Beyond Reality The Next Life Ghosts I Have Seen and Other Psychic Experiences

Ghosts I Have Seen and Other Psychic Experiences

Ghosts I Have Seen and Other Psychic Experiences
Catalog # SKU3807
Publisher TGS Publishing
Weight 1.00 lbs
Author Name Violet Tweedale
ISBN 10: 0000000000
ISBN 13: 0000000000000


Ghosts I Have Seen

And Other
Psychic Experiences

Violet Tweedale

From the terrible conditions of the present I have turned back to the past, for a little joy and a great deliverance. In the present one lives no longer from day to day, but from hour to hour, and even a fleeting memory of the joys that are no more refreshes the soul-wearied, and fainting with a pallid anxiety that wraith-like envelops the whole being in a thrall of sadness.



To-day I heard music which I had known and loved in the happy, careless long ago, and whilst I was lost in a dream of half-forgotten bliss I smelt the fragrance of mimosa flower. I cannot describe the sensations of joy that thrilled through my whole being. An involuntary moving of the spirit, an emergence into a dream world, described by the Greeks as "ecstasy." The music fashioned the invisible link, and I was back again on a hillside where the mimosa grew in native abundance. Now, one thinks of France only as a hideous battle plain, but memory, the true dispensator of time, is never bound by years. She keeps ever fresh, in glowing colors, those ideal moments that gather up the utter joys of life into one divine sheaf of memory.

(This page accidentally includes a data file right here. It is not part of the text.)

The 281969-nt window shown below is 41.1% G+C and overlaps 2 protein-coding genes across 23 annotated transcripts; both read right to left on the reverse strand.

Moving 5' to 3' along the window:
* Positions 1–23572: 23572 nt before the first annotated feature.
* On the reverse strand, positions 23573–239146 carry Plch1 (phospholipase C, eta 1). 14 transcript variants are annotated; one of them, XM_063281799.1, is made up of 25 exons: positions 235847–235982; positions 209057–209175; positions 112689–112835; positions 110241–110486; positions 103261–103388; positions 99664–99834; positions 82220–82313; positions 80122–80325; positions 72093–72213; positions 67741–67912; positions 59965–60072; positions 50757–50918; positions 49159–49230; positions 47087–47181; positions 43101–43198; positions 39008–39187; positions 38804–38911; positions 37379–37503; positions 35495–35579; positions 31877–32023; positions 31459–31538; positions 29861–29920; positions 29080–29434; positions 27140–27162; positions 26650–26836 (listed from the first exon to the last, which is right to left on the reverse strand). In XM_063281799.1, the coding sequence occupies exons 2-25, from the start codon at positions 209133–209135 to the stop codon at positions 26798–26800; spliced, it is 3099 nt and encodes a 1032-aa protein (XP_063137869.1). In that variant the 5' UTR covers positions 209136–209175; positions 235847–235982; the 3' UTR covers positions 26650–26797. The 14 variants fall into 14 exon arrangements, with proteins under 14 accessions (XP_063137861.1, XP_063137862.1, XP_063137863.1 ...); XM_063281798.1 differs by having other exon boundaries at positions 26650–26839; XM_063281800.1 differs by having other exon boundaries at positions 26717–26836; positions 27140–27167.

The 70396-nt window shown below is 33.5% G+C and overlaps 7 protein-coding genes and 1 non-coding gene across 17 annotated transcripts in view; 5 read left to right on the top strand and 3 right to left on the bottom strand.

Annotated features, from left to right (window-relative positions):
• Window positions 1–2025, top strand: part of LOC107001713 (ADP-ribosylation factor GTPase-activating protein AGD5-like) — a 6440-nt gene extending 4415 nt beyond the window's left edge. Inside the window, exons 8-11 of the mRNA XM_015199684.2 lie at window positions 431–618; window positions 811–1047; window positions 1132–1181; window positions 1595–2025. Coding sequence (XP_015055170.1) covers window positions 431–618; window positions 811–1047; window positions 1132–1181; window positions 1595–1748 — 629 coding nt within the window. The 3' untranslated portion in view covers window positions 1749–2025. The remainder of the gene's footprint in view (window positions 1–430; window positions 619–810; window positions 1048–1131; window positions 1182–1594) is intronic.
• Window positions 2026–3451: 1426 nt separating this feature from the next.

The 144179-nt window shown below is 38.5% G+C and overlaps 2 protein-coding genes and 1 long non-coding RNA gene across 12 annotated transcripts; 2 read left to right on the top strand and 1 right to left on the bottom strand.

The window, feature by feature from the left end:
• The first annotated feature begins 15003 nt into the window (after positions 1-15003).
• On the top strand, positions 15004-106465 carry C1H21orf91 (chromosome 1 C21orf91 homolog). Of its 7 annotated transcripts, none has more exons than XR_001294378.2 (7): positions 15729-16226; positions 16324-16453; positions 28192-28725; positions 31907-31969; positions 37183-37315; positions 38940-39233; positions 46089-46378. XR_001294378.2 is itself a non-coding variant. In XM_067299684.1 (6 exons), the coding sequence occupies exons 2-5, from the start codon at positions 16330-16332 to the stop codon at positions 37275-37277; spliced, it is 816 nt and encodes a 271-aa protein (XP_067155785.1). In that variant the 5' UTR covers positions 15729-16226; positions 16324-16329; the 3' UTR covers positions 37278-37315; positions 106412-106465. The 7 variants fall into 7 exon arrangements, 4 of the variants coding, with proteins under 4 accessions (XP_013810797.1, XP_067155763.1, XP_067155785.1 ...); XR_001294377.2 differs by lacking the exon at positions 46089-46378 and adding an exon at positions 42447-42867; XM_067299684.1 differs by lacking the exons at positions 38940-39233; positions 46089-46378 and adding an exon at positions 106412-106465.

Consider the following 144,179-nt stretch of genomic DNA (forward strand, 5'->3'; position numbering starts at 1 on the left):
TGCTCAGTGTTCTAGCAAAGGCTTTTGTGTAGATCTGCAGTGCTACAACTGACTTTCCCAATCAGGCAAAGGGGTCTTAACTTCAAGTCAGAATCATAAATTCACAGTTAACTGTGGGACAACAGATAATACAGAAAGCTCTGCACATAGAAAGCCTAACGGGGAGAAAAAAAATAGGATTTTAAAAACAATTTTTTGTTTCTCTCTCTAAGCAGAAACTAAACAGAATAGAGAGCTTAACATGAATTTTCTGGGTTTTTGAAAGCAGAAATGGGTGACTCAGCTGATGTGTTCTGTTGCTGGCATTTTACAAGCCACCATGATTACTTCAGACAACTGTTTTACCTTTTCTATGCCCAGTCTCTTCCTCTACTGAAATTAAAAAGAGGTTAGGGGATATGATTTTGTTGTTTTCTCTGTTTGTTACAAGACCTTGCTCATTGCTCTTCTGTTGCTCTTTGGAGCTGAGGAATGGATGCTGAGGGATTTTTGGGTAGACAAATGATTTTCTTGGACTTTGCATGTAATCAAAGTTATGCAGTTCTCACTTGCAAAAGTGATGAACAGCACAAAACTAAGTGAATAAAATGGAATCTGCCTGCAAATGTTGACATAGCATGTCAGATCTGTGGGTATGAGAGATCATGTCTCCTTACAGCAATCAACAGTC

It is not only for its great uses that we must have memory, but for its joys. It rends the gray veil shrouding present existence, and shows us life as what it really is. A phantasmagoria of wonder, wrapped in mystery.

The day of miracles is not past, it never will be past, but if you want miracles you must have the power of seeing them.

I have written in this book of the miracles I have seen. Some of them any one can see, others are reserved for the delectation of the few.

I have written of strange visitants from other realms, and of that vivid illumination which at moments lays bare the hidden springs of life, when the spirit emerges beyond the limit of human thought, and familiar things, beyond the horizon of life, and touches a sphere beyond immortality. It is a condition that the grave has nothing to do with, a beholding beyond the frontiers of the soul. I have written of the spiritual life, for without this spiritual life a palace would be no wider than a tomb. The vastness of the spirit world defies description. It can choose its own pathways, and any one of these long, long roads leading to the great mysteries.

It is now almost universally acknowledged that psychic experiences, of a specific nature, occur at certain times to certain people, that are not explicable by any known science. Generally, they are experiences which point to the continuity of the human consciousness with a wider spiritual environment, from which the normal man is shut off.

A few such experiences that have come to me I record.

I hope that I have never tried to convince others of the truth of these experiences. If I have done so it has been unconsciously done. I am absolutely persuaded that such phenomena can only become convincing when personally experienced. Such matters ought not to be accepted on hearsay. It is mere folly for one woman to attempt to demonstrate to another the existence of the human soul. The most that A can communicate to B, of any part of her own experiences, is so much of it as is common to the experiences of both.